The marijuana industry was delivered a series of major victories this week at the state level, and it is bullish about opportunities at the federal level under the Trump administration as well.
Cannabis legalization ballot initiatives were approved in several states on Tuesday. Florida, Montana, Arkansas and North Dakota voted in favor of medical initiatives, and recreational marijuana measures passed in California, Maine, Nevada and Massachusetts. Arizona was the only state to reject the initiative there. Across the board, marijuana industry leaders and legalization proponents are encouraged by the votes.
"From an industry standpoint, things went almost perfect," said Dan Humiston, president of the International Cannabis Association.
The initiatives' passage could help the $7 billion legal marijuana market to more than quadruple in coming years. California is the major prize -- by some estimates, it could be a $10 billion annual market.
"Legalization in California and Massachusetts is hugely important based on the size of the markets compared to the states where cannabis is currently legal. Obviously, California is one of the largest economies in the world and should have a cannabis market beyond anything we have seen yet," said Michael Weiner, partner at law firm Dorsey & Whitney in Denver.
States will now get to work devising a regulatory framework for businesses to set up and commence activity. The process will take months, if not years. Colorado took 14 months from the legalization vote to the start of sales, and in Alaska, where an initiative passed in 2014, a program still hasn't been implemented.
California Governor Jerry Brown signed the Medical Marijuana Regulation and Safety Act Governor Jerry Brown in October 2015 to create an agency to oversee medial dispensaries, cultivators and producers starting in January 2018. Observers believe folding in recreational use will extend the process into 2019.
Leslie Bocskor, president and managing member at Electrum Partners, a cannabis advisory firm, said lawmakers will have reason to act with expediency. In Nevada, for example, marijuana possession will become legal on January 1, 2017, even though the Taxation Department has until 2018 to craft regulations and licensing for sales.
"What I think [lawmakers] are going to do is to create a fast track for medical to offer limited amounts to recreational to make sure they don't create a more robust black market until regulations take effect," he said.
With Tuesday's results, more than half of U.S. states have now legalized marijuana in some form. However, it remains illegal federally and is classified as a Schedule 1 drug, the same as heroin and LSD. Proponents hope these latest votes, especially California, will help tip the scales and are optimistic about the incoming Trump administration.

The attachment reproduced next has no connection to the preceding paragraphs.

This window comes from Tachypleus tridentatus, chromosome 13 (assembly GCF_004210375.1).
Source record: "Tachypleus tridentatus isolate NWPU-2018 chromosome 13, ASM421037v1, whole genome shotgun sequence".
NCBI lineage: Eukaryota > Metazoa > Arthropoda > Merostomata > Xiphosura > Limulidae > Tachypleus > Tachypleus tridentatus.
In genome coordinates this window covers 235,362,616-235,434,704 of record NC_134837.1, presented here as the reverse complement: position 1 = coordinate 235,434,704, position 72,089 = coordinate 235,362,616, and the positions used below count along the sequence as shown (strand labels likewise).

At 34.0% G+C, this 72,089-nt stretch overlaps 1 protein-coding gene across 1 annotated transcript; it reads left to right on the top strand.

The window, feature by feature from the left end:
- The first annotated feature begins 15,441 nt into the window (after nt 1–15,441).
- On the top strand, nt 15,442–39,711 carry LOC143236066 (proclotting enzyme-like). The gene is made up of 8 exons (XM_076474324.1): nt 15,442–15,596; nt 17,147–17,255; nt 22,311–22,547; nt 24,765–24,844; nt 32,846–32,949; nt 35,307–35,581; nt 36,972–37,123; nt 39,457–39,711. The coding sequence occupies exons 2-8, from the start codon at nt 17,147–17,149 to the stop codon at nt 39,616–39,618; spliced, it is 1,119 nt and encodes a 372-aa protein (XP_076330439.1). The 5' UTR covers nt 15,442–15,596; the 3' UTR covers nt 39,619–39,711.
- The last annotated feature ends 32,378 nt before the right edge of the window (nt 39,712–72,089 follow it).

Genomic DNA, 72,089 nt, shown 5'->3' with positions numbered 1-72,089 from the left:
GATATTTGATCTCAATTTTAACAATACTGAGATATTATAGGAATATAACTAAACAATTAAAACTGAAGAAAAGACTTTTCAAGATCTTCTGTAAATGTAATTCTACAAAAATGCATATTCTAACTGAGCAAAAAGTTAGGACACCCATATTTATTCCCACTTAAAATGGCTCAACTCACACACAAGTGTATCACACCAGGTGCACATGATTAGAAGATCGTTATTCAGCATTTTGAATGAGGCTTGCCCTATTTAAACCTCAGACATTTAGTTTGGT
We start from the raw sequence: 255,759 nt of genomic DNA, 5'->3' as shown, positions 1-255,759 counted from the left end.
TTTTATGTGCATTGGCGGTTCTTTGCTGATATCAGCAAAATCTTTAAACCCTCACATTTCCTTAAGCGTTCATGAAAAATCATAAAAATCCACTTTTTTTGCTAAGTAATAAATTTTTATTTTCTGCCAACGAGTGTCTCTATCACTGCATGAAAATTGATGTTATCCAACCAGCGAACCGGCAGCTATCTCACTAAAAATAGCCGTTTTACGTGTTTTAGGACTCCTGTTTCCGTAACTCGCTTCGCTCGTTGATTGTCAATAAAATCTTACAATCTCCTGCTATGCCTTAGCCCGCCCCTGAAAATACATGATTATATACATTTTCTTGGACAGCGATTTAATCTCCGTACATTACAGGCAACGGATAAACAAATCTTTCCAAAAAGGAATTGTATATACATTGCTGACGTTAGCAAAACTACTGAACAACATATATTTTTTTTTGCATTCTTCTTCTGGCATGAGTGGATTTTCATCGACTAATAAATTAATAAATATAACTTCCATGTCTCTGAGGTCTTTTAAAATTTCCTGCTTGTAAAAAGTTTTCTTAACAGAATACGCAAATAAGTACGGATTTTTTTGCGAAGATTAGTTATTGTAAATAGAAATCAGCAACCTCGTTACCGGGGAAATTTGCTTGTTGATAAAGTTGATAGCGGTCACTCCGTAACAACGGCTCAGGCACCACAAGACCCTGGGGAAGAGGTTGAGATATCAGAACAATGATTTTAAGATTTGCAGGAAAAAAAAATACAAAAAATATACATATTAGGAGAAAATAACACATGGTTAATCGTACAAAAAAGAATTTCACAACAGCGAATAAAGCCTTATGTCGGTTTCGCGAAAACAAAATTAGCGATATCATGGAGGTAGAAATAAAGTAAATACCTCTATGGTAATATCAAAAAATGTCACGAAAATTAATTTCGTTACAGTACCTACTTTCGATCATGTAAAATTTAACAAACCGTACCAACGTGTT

"I'm actually encouraged that we can get some stuff done on the federal level," said Robert Capecchi, director of federal policies at the Marijuana Policy Project, a Washington, D.C.-based organization dedicated to marijuana policy reform. "I don't think that a Trump administration necessarily closes any doors."
Trump's previous comments seem to indicate he views marijuana through the lens of states' rights and is generally in favor of medical marijuana.
"In terms of marijuana and legalization, I think it should be a state issue, state-by-state," he said while on the campaign trail last year. And while speaking at the 2015 Conservative Political Action Conference, he said he backs medical marijuana "100%."
Alabama Senator Jeff Sessions and New Jersey Governor Chris Christie, both of whom are reportedly in the mix for cabinet positions, are both are staunchly anti-marijuana and have raised red flags among legalization advocates. Still, many legalization advocates remain hopeful.
"Everyone plays the Christie card, and I'm well aware of his objection to the industry," said Humiston. "This administration has so many bigger fish to fry, this is one of those ones that I think is going to work in our favor."
"It gives me pause, I'm not going to lie about that," said Capecchi. "I don't think that the Trump administration would want to spend its political capital on trying to put the genie back in the bottle."
When asked in a July interview whether he would allow Christie, as his hypothetical Attorney General, to use federal authority to shut down sales of recreational marijuana in states like Colorado, Trump seemed to indicate he would not. "I don't know, you're asking me. I wouldn't do that, no," he said.
The Trump camp did not return request for comment.
In his first visit to the White House since winning on Thursday, Trump said one of his top priorities would be "big league jobs." And on that, the marijuana industry is poised to help him deliver.
"There's going to be so much job creation as a result of the legal cannabis industry, it's going to eclipse any other industry in the United States in the years to come that I can see," said Bocskor.